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Popular Chord Progressions (key of C)

elmerbumpkin
July 11th, 2007, 06:53 PM
I have a 40 year old publication (pamphlet) that contained the following table of "Typical Chord Progressions used in Modern Music". I simply typed them in to share with others. Perhaps they will inspire some discussions/applications/explanations, etc. I didn't come up with these myself.


Chord Progressions in the key of C

C F G7 C
C Cdim G7 C
C Gdim G7 C
C Am Dm G7 C
C C#dim Dm G7 C
C A7 D7 G7 C
C Am D7 G7 C
C D7 G7 C
C7 F D7 G7 C
C F C G7 Gaug C
C Gm A7 D7 G7 C
C C7 F Fm G
C Fm G7 C
C Am Ab7 G7 C
E7 A7 D7 G7 C
E7 Am D7 G7 C
Em7 Ebm Dm7 G7 C
Em A7 D7 G7 C
Em Am Dm Gaug C
C Dm Em Dm C
C Eb7 Dm7 G7 C
C Ab7 G7 C
C Ab7 Dm G7 C
Gm A7 Fm G7 C
C F Fdim C G7 C
Dm7 G7 Am7 Ab7 G7 C
C Dm E7 A7 Cm D7 G7
C C7 B7 Bb7 A7 D7 G7
C Bb7 C
C E F C G7 C
C Ebm Dm Db9 C
C Eb9 D9 Db9 C
Am E7 Gm A7 Fm G7 C
Am G#aug C D7 C
Cm Fm G7 Cm C
Ab G7 Em Am C
B7 Em D7 G7 C
F7 C Ab7 G7 C
E7 Eb7 D7 G7 C
C E7 A7 D7 G7 - C

dolfan19
July 11th, 2007, 07:16 PM
Thanks. These are fun to play around with. Love your screen name btw. My city lovin' cousin in NYC calls me and my wife "country bumpkins!"

thunderbyrd
July 12th, 2007, 04:49 AM
this is a real interesting list! it's 40 years old and my question is has any progression been invented since that could be added? probably not many.

blue metalflake
July 12th, 2007, 04:00 PM
this is a real interesting list! it's 40 years old and my question is has any progression been invented since that could be added? probably not many.


Just reading it, doesn't seem to be many more that spring to mind - needs a noodling session in front of the screen though.

Probably underlines that theres not much new anymore.

goteleonthemt'n
July 12th, 2007, 06:54 PM
Just reading it, doesn't seem to be many more that spring to mind - needs a noodling session in front of the screen though.

Probably underlines that theres not much new anymore.

I'm thinking about lots of rock progressions that don't really stay in a key or substitutions for a key, especially with non-diatonic roots, like
C Bb Ab (All along the watchtower)
C Bb F C (lots of gospel and hard rock)
C Eb F
Ab Eb Bb F C (Hey Joe)

I also love tons of songs, often alt-country-ish, that use
C dmin F C (like I shall be released, but that has a G too)

Also, I don't have any examples to hand, but I always feel that really talented , unschooled songwriters who write on guitar (like Lennon and Kurt Cobain) tend to write things that are out of a particular key and normal substitutions. (Think of, say, Strawberry Fields Forever). Playing guitar, rather than piano, just seems to suggest certain visual patterns unrelated to key.

Still, that list covers an awful lot of territory. Interesting stuff.

elmerbumpkin
July 12th, 2007, 08:09 PM
Love your screen name btw. My city lovin' cousin in NYC calls me and my wife "country bumpkins!"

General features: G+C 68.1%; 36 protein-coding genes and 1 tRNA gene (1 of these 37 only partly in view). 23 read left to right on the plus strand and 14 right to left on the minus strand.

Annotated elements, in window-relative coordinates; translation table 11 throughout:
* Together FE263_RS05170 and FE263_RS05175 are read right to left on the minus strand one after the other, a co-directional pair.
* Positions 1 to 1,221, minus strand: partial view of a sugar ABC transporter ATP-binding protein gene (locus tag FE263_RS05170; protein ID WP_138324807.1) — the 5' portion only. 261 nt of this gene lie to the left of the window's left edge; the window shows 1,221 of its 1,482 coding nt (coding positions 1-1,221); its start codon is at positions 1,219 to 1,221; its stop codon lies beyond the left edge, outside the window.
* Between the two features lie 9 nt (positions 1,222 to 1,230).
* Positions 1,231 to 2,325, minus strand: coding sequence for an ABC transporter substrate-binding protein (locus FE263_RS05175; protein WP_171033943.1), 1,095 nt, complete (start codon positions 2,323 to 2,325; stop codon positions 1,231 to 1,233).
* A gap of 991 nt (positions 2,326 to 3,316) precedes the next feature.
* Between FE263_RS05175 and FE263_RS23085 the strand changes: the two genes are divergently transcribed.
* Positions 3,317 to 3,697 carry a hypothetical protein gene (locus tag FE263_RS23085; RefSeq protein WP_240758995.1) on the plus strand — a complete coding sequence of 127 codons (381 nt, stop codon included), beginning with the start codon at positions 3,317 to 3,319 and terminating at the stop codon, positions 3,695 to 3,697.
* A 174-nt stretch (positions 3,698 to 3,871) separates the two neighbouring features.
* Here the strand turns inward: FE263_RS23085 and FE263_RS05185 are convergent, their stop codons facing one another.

thanks, it's a simple formula: Paternal grandpa's middle name, and the name of the first band I was in.

Telehackster
July 18th, 2007, 12:31 AM
I'm surprised that the list doesn't include C-Am-F-G7, a simple yet effective progression.

klasaine
July 18th, 2007, 12:48 AM
I'm surprised that the list doesn't include C-Am-F-G7, a simple yet effective progression.

40 years ago, when that little compendium was published the IV chord (F) wasn't 'really' considered a viable sub for Dm, the ii chord - at least in that particular progression. There's a prog listed there that's C-Am-Dm-G7, same thing really.
The obvious omission for me was: C, (or Cm)-Bb-Ab-G ... the end of Stairway, Ziggy, Walk Don't Run, Runaway, etc. For the same reasons ... it's an old list.

Larry F
July 18th, 2007, 01:05 AM
Thanks a million for posting this. It's fascinating. A couple of thoughts. First, one post here alludes to non-schooled musicians using chords that were outside the key. I contend that it would be a very poorly schooled musician who was afraid using non-diatonic chords. Second, the chord progression C Am F G7 is characterized nowadays as a sub for C Am Dm G7. Dm would be a more popular choice for musicians favoring root movement by 5ths. Also, F to G7 invites parallel motion in the voice-leading, which would also explain why some musical ears would favor Dm over F. Of course, it's all about taste. I like F myself in many situations, especially when I can play a pair of nice, fat parallel barre chords. As for the sub idea, in college theory texts one finds that the ii and IV (to switch notation, here) are grouped together as pre-dominants. This term expresses the idea that the chords serve identical functions and that they differ only in details of voicing.

The history of these things tell us a lot about how we hear and interpret today.

klasaine
July 18th, 2007, 01:21 AM
Yeah, I really love the F to G7 too. Probably a lot more than I like a stock ii - V. I don't know, there's just something incredibly satisfying about that big F chord.

elmerbumpkin
July 18th, 2007, 10:29 AM
Glad folks are enjoying looking at, and hopefully playing around with these. I like how it makes me learn a new chord(s) for some of the progressions. I typically "put" things into the key of C that I'm trying to make sense of, at least in my head, and some of these chords I've heard a hundred, if not a thousand, times without knowing what they were. FWIW, the list appeared in a "Chord Construction" pamphlet written for pedal steel players (which I am not one).

Interesting about how the F is a modern-accepted substitute for the Dm, too.